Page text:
Dairy Focus: Is the cost of feeding frequency worth it?

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Given the waning days of winter, one may conclude that dairy calves are beyond the added nutritional requirements of cold-weather feeding. Is this the time of the year that calf managers could start saving labor?

The answer is "no."

According to the National Research Council's "Nutrient Requirements of Dairy Cattle," 2001 edition, energy requirements for calves increase below 68 F. In the U.S., nighttime temperatures above 68 F are not the norm; most regions meet this criterion only a few days during the summer. So even though the days are getting warmer, don't be too hasty in reducing those much needed nutrients to calves.

Feeding liquid to calves, whether milk, transition milk or milk replacer, usually is time-consuming and labor-intensive. This can become a significant expense for some dairy producers, particularly if labor is at a premium on the farm. One method for improving labor efficiency in the calf-rearing enterprise is to reduce the number of daily feedings from two to one. In most cases, feeding once a day means combining the amount normally fed twice daily into one feeding.

What effect does once-daily feeding of liquid have on the calf? From the standpoint of digestibility, metabolizability and growth rates, it does not appear to have a significant effect. Researchers in the United Kingdom found feeding frequency (one, two, four or six times daily) had no effect on growth rates or energy balance when calves were less than 28 days of age.

Note, however, that the researchers in these studies fed whole milk or a milk replacer that contained casein and clotted in the abomasum. Clotted casein is released slowly and provides a more continuous source of nutrients throughout the day. Researchers have not determined whether using modern milk replacers based on whey proteins (that don't clot in the rumen) will provide the same nutrient flow during the day when those replacers are fed once daily.

A lack of abomasal clotting may result in a period of nutrient deprivation during the evening. However, using whole or waste milk in a once-daily feeding system has worked satisfactorily, but less so in the winter.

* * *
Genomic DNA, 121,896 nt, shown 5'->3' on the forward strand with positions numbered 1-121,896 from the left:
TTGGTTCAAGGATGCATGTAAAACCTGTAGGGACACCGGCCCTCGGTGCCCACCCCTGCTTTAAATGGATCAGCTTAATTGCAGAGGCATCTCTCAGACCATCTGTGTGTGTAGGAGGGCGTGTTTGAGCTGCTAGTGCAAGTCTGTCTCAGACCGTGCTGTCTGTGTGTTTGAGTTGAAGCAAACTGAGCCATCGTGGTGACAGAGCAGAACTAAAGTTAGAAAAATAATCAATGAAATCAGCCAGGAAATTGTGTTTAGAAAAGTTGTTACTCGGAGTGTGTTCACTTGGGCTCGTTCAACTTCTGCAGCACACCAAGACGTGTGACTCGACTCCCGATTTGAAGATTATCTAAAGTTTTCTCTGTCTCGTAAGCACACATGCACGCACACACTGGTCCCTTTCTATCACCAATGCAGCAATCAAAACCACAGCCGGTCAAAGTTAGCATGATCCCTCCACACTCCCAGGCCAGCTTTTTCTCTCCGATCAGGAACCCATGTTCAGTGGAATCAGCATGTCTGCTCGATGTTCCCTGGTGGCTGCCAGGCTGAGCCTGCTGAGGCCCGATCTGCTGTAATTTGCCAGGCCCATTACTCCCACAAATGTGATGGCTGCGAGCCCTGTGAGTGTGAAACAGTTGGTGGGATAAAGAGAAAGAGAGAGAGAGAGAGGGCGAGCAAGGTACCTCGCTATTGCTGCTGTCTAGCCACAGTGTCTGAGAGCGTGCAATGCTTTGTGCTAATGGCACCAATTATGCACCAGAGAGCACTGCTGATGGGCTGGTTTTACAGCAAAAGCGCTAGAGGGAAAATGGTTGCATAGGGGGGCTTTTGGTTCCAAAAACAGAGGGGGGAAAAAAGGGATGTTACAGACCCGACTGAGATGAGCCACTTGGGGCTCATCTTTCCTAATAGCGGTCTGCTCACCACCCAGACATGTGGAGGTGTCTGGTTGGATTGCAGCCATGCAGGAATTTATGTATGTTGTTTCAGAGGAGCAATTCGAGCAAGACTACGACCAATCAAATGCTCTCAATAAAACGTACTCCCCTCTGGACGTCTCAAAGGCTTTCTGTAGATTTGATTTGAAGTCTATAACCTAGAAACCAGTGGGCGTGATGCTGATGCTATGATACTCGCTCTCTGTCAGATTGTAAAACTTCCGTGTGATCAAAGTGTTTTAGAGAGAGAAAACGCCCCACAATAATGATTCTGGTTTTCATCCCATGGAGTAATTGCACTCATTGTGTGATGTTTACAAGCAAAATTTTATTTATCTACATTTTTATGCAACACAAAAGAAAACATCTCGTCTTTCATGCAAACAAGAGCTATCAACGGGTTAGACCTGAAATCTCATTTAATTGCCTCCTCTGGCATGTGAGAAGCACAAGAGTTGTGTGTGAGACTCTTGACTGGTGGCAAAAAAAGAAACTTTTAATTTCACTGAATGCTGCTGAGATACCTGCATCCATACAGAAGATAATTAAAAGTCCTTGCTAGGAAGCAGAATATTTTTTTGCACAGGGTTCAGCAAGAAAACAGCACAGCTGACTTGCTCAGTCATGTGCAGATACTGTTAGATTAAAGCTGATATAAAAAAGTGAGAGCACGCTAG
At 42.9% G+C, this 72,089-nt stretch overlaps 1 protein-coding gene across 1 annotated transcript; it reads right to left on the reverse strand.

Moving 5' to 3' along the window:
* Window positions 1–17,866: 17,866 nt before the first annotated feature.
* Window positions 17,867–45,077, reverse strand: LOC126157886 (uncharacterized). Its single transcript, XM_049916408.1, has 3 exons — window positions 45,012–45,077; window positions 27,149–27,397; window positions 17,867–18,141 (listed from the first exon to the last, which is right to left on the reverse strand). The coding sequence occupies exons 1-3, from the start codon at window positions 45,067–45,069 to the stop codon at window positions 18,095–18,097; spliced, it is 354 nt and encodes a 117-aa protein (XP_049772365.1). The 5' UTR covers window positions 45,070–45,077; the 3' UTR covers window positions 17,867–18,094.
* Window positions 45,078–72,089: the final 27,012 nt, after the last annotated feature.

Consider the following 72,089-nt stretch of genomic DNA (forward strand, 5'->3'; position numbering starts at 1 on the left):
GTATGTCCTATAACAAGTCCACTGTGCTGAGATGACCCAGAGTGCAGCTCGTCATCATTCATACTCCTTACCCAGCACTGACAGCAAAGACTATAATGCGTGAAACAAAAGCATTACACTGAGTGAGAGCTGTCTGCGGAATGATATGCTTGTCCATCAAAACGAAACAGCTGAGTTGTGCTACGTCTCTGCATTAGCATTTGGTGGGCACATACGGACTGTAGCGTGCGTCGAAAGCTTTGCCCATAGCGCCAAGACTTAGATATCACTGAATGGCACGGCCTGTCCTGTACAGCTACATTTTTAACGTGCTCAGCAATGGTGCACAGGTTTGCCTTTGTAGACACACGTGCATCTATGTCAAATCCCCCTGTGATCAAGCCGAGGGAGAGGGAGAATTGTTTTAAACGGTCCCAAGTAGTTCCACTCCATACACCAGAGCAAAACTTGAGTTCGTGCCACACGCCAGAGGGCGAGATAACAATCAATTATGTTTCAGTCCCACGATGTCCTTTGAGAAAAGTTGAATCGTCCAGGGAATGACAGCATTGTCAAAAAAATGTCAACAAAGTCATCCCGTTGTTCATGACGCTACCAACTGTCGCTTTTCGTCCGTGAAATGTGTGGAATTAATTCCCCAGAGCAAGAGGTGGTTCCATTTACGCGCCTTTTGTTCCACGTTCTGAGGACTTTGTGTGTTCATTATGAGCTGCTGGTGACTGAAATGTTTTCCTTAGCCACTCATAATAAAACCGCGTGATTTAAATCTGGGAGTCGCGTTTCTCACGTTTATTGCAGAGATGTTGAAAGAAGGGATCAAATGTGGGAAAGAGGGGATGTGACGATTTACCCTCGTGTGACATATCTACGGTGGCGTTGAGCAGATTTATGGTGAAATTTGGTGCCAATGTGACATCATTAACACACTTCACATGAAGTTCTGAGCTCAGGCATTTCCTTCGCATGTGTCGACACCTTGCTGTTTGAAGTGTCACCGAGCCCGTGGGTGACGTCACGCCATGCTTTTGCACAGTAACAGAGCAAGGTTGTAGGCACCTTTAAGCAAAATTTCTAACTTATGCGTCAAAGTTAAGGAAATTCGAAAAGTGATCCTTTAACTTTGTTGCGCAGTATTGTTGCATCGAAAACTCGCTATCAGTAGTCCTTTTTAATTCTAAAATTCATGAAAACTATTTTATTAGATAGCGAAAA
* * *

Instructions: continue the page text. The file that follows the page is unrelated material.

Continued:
Typically, one feeding of milk or milk replacer is offered in the morning. If calves have been fed twice daily for any length of time, you should expect to hear significant "complaining" when calves are moved to once-daily feeding. Many producers don't feed once daily simply because the calves complain too much.

On the other hand, research at the University of Wisconsin found that calves fed 2.5 pounds of 28 percent protein per day and 20 percent fat milk replacer three times a day instead of twice weighed 10.3 pounds more, were 1.7 centimeters taller and showed greater feed efficiency. The milk replacer powder was diluted to 17 percent solids. These calves were more likely able to obtain higher growth rates and feeding efficiencies due to a more constant source of nutrients throughout the day.

A recent nationwide study by Merck Animal Health found that the number of producers feeding three times a day is increasing. In 2007, the National Animal Health Monitoring System found only 5.4 percent of the calf raisers were feeding three times a day. A more recent study (2010) revealed 8 percent of the calf raisers were feeding three times a day, with 14 percent doing so in the winter.

While both feeding programs have merit, management limitations matter.

Compelling evidence indicates labor cost needs to be considered when thinking about implementing a three-times-per-day feeding system. However, more efficient animals could offset the additional labor cost. Additionally, the Wisconsin study found that calves fed three times per day were more likely to complete the first lactation, potentially reducing future culling costs.

OK, now what? Well, if your management allows it, consider a three-times-per-day feeding program, especially in the winter when calves require a constant source of energy in their liquid diets to sustain maintenance and growth. Note that this concept presents the same allocation of feed, but it is just delivered three times a day. Feeding three times a day will optimize your chance of raising healthy calves that grow into productive, lactating cows.

Nonetheless, feeding three times a day results in a cost of time in the form of labor. To offset that cost, some dairy producers have introduced computerized calf feeders, which allow them to divide liquid diets into multiple smaller meals. Canadian studies have demonstrated that calves will nurse four to eight times daily. Researchers believe that calves instinctively feed more often to maximize nutrient availability. Because automatic calf feeders can produce that level of delivery, they are an option to consider.

Recently, several North Dakota dairy farms installed such systems. During a producer panel session at the last dairy convention, some of these dairy producers noted that to implement this technology successfully, computerized feeding systems require a shift in management priorities, including more frequent observations of calves and the adoption of protocols to monitor the mixing of the powder, temperature calibration and equipment sanitation to make sure they are done correctly.

One final caution: Calves are especially sensitive to the overall level of management. Research has shown repeatedly that calves are healthier when they are monitored frequently. While feeding milk to calves once daily, or investing in a technology and/or letting the computer do it, may not affect the digestibility of nutrients markedly, less monitoring can lead to increased health problems. While both feeding options may save labor, increased morbidity and mortality resulting from decreased observation may increase costs.



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